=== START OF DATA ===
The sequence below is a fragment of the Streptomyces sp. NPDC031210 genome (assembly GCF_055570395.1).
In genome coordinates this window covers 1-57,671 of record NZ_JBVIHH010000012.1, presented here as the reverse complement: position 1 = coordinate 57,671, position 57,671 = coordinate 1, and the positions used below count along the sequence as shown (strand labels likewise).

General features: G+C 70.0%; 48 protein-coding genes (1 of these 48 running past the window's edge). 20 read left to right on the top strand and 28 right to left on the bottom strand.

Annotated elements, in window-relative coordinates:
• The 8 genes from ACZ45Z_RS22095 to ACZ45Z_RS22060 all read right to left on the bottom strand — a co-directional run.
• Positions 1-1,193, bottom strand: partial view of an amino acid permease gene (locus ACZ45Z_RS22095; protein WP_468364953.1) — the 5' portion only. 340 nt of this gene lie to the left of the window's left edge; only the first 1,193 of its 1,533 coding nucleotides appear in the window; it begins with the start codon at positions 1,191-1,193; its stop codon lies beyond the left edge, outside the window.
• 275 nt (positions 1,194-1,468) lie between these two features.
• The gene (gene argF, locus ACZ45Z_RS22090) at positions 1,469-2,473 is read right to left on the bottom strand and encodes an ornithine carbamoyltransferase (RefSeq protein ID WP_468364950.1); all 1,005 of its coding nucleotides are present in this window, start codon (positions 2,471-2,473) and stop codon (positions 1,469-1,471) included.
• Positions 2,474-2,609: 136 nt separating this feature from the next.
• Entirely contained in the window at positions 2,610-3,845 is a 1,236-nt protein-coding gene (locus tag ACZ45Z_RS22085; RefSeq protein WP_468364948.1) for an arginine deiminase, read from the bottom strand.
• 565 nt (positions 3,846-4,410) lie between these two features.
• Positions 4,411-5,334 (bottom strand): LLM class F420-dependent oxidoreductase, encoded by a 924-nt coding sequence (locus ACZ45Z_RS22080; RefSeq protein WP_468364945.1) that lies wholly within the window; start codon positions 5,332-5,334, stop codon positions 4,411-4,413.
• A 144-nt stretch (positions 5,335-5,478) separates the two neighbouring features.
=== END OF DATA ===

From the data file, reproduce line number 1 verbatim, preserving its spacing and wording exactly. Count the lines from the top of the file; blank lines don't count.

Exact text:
The sequence below is a fragment of the Streptomyces sp. NPDC031210 genome (assembly GCF_055570395.1).